For those home buyers who are neither "handy" nor ready to invest thousands in repairs before even moving in, a good Realtor knows where to find properties that are not distressed - yet the price for the quality of the home, street and neighborhood is a great deal.  These are homes that have been meticulously maintained by the owners.  They are in neighborhoods that have continued to appreciate despite the market crash. The amenities - pools, tennis, clubs, etc. are well established, carefully maintained and inviting. They are homes that need nothing more than a splash of paint here and there to match your color schemes, and a new owner who will provide the same high level of care and attention to the property so that the value will continue to grow over time.

Knowing what your tolerance is for work and effort, and understanding the limits of your budget and time helps frame a flexible strategy through which your true home buying goals can be achieved with patience and persistence. Then finding that "really great deal" in any market can become a delightful reality.



Posted on 5. July 2010 07:18 by qmiskini

According the the official Roswell Georgia website, "Roswell, GA, is an affluent suburb of Atlanta that is renowned for its high standard of living. According to the U.S. Census Bureau, the population of Roswell was 79,334 in the year 2000 and its total land area is 38.6 square miles. In 2008 Roswell’s population was estimated to have increased to almost 102,000, the median income for a household in Roswell was more than $73,500 and the median income for a family was over $94,500. Roswell is ranked among the safest cities to live in the United States and Atlanta Magazine selected Roswell as the best place to live in the Atlanta Metropolitan Area."

The City of Roswell website summarizes its founding history this way: "Roswell was incorporated as a town in Fulton County on February 16, 1854. The city is named for the original settler of the area, Roswell King. King, and others, traveled from the Georgia Coast with the hopes of investing in mining. After discovering that this area was close to the Chattahoochee River, King was inspired to build a major textile mill powered by the water. The Roswell Manufacturing Co. and the Roswell Mill played key roles in the development of the town during its earlier history."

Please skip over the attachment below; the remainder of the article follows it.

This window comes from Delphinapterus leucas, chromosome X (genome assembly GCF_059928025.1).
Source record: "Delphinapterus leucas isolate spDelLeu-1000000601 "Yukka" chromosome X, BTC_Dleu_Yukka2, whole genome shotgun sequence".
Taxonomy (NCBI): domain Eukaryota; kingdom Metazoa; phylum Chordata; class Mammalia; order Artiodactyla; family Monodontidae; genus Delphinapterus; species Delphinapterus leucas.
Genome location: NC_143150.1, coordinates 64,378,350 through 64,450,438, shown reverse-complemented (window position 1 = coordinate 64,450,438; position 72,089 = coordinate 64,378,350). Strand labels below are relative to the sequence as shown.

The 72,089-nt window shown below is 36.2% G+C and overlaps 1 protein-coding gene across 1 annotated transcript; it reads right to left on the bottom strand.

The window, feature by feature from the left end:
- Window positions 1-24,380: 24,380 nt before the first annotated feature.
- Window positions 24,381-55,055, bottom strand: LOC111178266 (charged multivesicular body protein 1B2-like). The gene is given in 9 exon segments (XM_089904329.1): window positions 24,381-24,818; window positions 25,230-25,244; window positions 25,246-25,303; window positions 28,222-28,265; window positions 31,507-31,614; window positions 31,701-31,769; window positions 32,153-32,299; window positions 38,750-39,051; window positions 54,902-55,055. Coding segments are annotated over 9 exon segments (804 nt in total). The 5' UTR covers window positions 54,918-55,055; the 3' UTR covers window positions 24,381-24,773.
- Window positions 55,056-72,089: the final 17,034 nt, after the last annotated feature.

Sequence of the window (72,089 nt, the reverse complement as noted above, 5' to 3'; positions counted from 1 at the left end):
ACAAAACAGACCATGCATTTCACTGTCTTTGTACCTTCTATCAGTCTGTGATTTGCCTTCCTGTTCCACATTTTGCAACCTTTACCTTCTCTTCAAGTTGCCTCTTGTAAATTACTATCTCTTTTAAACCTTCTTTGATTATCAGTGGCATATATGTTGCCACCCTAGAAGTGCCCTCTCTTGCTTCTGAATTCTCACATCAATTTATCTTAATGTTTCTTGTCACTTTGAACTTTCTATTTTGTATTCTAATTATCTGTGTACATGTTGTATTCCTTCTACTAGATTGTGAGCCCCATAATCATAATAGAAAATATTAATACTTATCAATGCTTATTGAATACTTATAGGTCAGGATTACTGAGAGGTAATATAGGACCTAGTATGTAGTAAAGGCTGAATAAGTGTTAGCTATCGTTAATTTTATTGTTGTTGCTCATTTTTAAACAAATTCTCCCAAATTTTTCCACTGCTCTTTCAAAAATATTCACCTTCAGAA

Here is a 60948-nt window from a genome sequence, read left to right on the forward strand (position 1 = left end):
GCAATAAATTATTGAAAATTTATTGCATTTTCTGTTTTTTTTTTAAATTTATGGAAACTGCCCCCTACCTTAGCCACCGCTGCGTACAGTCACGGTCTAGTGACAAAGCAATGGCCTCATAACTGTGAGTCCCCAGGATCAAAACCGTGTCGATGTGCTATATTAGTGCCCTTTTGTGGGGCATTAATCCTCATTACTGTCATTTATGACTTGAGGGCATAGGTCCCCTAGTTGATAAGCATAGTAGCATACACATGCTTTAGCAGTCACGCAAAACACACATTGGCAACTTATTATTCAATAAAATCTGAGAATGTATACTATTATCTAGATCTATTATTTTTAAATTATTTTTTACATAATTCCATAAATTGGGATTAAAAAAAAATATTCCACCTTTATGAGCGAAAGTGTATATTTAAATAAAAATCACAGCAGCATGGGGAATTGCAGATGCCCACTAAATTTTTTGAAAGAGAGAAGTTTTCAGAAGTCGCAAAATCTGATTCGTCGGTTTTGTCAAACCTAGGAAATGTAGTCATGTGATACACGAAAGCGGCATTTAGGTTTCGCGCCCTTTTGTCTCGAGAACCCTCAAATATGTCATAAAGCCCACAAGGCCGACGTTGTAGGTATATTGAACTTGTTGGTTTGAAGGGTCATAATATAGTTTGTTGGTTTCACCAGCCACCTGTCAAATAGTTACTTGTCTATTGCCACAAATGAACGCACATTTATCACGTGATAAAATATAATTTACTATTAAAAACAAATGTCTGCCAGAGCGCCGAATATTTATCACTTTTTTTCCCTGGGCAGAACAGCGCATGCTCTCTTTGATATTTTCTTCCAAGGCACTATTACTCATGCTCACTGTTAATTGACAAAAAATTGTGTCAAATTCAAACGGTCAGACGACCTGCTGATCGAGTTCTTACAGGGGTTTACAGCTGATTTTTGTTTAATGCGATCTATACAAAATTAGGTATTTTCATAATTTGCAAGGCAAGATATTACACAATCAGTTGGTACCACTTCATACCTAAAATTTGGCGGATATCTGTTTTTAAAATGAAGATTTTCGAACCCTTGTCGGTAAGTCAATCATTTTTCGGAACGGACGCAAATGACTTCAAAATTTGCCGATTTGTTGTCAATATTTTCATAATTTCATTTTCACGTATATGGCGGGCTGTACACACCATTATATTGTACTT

Whether you consider moving to Roswell because of it's unique charm, its roots or its potential for future growth, there's one thing for sure anyone living in or near Roswell should not miss - the 4th of July fireworks display at the park alongside Roswell High.  By 6PM cars are beginning to line Old Scott Road, eventually stretching nearly all the way back to Holcomb Bridge Road.  The park, a bucolic grassy and tree-lined stretch becomes a sea of small islands of families and friends. From infants to teens, from young adults to grandparents, everyone just settles in, enjoying the gentle late afternoon breeze, chatting amiably, stretching out on blankets or relaxing on folding chairs, all waiting for sundown and the first pop-boom of the opening display signaling the start of the ever-building series of sparkles, flashes, crackling flairs and colorful radiating pyrotechnic plumes.

In the background tunes like "Born In The USA" burst out over the loud speakers. The crowd oohs and aahs at each new display, cheers at the ever intensifying array of combinations of colors and shapes, and applauds and cheers all the more at the end of the big finale more than 30 minutes later. 

Roswell may no longer be the small mill town of the 1850's. But the flavor of small town life is not lost in Roswell, certainly not on the 4th of July. Then it was over and the crowd began to disperse.  As you listened to the comments you could easily say no one was disappointed. And many will be back again next year. It may be a small thing, but in Roswell it's one among many small and valuable elements of neighborhood life that makes living in communities like Roswell great.